New York

Merce Cunningham

Brooklyn Academy of Music

Performance pioneer Oskar Schlemmer had a theory about what he called the stereometry of space, or “felt volume.” Using the concept to describe what it was like for a dancer to move through space, he held that the very slightest movements cause a chain reaction of shifting particles (or performers) throughout a given volume; an understanding of stereometry on the part of dancers should result in more strongly defined body shapes and visual pictures. Schlemmer’s trope might explain how Merce Cunningham’s dancers manage to animate the entire space of the stage. With his breathtaking Scenario, 1997, the choreographer has found a designer to give actual form to the space around the dancers. Rei Kawakubo’s constructed costumes make perceptible, almost tangible, the negative spaces between people. Set against the whitest of white backdrops and lit by an overhead row of fluorescent lights, the boldly outlined costumes make it look as though each performer carries the afterimage of each movement on his or her back (or front or side, as the case may be). Even Kawakubo’s handling of colors is a marvel. The opening of the piece takes its playful mood from her sailor-blue stripes, like canvas on a deck chair, and parakeet-turquoise checks, like a giant gingham tablecloth. When the same patterns are transposed onto black costumes, the workings of color on mood and imagination are immediately evident. The choreography changes from boisterous to serene, and when the most brilliant red is announced from the wings—a woman, bandaged like a silkworm’s cocoon with only her legs and head protruding, is literally dropped into the arms of four male dancers waiting to catch her—the atmosphere on stage becomes positively ceremonial. The costumes, now longer, resemble priestly robes, some reaching the ankles, and provide the perfect formality for a finale of trembling simplicity. As the light fades to black, each of the fifteen dancers, gently tapping the balls of their feet, turns in place as though perched on a penny.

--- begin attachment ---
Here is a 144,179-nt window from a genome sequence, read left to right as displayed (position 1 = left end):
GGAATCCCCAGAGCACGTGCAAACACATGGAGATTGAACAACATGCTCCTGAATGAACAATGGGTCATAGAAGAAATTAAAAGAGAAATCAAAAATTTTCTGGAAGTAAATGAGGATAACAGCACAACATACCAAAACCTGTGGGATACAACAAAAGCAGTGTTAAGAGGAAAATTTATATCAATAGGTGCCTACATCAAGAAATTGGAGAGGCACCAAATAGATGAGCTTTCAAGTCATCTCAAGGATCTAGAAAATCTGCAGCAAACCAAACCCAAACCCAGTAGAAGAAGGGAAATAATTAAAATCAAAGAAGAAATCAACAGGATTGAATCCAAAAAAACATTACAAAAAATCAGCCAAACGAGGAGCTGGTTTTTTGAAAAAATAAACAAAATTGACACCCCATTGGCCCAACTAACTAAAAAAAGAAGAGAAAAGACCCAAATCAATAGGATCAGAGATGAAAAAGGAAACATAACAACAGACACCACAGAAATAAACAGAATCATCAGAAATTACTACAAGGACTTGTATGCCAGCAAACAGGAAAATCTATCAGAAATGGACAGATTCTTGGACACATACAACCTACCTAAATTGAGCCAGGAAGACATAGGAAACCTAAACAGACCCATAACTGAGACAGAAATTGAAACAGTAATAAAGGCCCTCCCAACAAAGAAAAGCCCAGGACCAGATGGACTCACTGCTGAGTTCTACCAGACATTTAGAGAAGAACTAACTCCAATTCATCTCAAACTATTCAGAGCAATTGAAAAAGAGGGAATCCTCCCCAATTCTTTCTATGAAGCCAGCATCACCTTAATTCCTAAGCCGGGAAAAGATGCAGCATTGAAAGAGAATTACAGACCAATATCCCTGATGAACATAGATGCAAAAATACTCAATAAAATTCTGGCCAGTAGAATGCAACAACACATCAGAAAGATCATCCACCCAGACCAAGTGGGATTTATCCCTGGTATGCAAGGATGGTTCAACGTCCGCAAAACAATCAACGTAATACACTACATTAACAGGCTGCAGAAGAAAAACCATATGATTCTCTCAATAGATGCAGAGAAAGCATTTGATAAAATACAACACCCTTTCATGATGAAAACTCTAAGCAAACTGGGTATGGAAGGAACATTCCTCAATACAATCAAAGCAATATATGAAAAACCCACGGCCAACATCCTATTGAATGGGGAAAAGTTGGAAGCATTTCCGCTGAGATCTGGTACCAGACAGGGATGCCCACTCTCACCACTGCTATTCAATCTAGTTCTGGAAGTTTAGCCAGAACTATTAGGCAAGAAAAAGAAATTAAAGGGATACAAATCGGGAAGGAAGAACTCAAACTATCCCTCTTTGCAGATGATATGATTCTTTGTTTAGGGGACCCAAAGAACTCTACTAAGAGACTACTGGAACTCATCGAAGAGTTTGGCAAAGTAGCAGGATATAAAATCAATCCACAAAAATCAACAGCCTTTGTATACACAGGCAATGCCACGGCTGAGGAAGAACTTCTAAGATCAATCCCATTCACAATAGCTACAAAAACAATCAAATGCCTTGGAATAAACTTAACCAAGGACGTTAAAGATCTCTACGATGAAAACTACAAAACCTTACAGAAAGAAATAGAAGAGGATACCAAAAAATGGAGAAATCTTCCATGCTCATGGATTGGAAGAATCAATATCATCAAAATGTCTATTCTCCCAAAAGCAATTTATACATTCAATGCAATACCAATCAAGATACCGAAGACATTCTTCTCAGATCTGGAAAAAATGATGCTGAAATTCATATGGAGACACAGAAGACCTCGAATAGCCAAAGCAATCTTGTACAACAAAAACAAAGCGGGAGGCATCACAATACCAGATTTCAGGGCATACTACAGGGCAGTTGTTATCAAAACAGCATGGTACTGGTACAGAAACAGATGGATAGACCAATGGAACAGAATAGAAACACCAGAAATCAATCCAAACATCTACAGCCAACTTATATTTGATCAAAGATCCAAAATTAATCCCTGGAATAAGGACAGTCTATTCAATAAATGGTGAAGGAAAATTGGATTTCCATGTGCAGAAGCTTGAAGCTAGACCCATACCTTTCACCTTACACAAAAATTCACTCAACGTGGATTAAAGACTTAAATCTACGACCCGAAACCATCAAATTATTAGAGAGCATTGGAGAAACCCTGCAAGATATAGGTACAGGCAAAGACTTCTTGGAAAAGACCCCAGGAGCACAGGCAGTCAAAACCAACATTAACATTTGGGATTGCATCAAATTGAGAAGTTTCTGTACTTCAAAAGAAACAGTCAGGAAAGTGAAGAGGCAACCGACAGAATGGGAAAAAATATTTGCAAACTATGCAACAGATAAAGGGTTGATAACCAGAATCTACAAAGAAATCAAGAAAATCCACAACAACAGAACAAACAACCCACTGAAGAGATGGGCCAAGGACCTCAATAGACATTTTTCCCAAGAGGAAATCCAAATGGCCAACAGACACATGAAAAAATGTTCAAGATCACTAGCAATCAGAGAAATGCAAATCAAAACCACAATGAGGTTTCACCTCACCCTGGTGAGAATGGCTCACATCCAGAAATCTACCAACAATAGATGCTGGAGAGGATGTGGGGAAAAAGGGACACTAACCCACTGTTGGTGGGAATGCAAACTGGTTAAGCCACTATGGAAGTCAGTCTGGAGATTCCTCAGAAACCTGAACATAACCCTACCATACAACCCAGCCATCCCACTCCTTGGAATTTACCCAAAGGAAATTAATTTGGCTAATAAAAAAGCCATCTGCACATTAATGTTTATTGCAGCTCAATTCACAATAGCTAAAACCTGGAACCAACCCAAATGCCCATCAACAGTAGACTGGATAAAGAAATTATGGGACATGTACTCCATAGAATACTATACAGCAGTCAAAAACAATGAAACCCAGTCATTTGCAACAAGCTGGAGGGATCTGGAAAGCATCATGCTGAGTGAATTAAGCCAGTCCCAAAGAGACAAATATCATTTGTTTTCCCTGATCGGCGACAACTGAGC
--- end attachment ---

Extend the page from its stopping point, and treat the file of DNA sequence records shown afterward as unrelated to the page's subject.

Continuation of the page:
Cunningham’s rich vocabulary of choreographic movement is a wonder to behold. Partnering, which in his work is always an eloquent puzzle of pieces shuffled together, feels more organic in the ways that the costumes’ protrusions and hollows connect, with the puffed-up chest of one partner, for instance, tucking into the tube around the belly of another. Above all, the exaggerated shapes serve to highlight the dancer’s movement: plies look wider as the stripes separate at the knees; arabesques longer and higher when extended through protrusions from chest and buttocks. At once glamorous and witty, their costumes suggesting characters in a cartoon, the dancers celebrate the energy of a grand master at his most inventive. Like Martha Graham, who in her nineties choreographed Maple Leaf Rag, Cunningham, a wonderfully young seventy-eight, risks parody and spectacle to fool around with his life’s work (samplings of which were shown earlier in the program). The result is a performance that perfects the past while facing a brave new future.

RoseLee Goldberg